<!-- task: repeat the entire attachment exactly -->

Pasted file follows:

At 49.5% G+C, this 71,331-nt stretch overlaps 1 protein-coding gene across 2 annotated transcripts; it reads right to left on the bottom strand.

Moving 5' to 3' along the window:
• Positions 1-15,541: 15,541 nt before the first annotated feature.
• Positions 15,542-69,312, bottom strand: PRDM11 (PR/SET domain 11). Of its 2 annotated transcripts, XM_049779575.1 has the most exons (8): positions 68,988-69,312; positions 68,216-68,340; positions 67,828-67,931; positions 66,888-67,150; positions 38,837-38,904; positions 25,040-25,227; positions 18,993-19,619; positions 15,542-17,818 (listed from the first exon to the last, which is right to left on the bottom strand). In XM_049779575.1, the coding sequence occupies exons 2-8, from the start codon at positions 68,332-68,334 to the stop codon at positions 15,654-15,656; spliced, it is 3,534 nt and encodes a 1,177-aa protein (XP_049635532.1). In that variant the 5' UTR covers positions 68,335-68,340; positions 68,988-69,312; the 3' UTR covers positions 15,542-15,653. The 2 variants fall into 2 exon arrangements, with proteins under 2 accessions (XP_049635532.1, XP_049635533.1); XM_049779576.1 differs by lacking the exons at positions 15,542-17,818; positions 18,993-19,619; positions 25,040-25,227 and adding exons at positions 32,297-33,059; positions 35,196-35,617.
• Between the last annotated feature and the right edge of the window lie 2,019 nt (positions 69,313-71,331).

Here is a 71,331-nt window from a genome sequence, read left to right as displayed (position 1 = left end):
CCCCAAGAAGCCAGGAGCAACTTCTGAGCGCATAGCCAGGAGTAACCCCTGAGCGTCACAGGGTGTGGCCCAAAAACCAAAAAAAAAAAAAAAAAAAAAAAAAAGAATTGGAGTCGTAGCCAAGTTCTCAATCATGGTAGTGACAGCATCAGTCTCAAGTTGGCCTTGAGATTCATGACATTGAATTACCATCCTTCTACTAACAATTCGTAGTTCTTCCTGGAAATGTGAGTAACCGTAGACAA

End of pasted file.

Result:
At 49.5% G+C, this 71,331-nt stretch overlaps 1 protein-coding gene across 2 annotated transcripts; it reads right to left on the bottom strand.

Moving 5' to 3' along the window:
• Positions 1-15,541: 15,541 nt before the first annotated feature.
• Positions 15,542-69,312, bottom strand: PRDM11 (PR/SET domain 11). Of its 2 annotated transcripts, XM_049779575.1 has the most exons (8): positions 68,988-69,312; positions 68,216-68,340; positions 67,828-67,931; positions 66,888-67,150; positions 38,837-38,904; positions 25,040-25,227; positions 18,993-19,619; positions 15,542-17,818 (listed from the first exon to the last, which is right to left on the bottom strand). In XM_049779575.1, the coding sequence occupies exons 2-8, from the start codon at positions 68,332-68,334 to the stop codon at positions 15,654-15,656; spliced, it is 3,534 nt and encodes a 1,177-aa protein (XP_049635532.1). In that variant the 5' UTR covers positions 68,335-68,340; positions 68,988-69,312; the 3' UTR covers positions 15,542-15,653. The 2 variants fall into 2 exon arrangements, with proteins under 2 accessions (XP_049635532.1, XP_049635533.1); XM_049779576.1 differs by lacking the exons at positions 15,542-17,818; positions 18,993-19,619; positions 25,040-25,227 and adding exons at positions 32,297-33,059; positions 35,196-35,617.
• Between the last annotated feature and the right edge of the window lie 2,019 nt (positions 69,313-71,331).

Here is a 71,331-nt window from a genome sequence, read left to right as displayed (position 1 = left end):
CCCCAAGAAGCCAGGAGCAACTTCTGAGCGCATAGCCAGGAGTAACCCCTGAGCGTCACAGGGTGTGGCCCAAAAACCAAAAAAAAAAAAAAAAAAAAAAAAAAGAATTGGAGTCGTAGCCAAGTTCTCAATCATGGTAGTGACAGCATCAGTCTCAAGTTGGCCTTGAGATTCATGACATTGAATTACCATCCTTCTACTAACAATTCGTAGTTCTTCCTGGAAATGTGAGTAACCGTAGACAA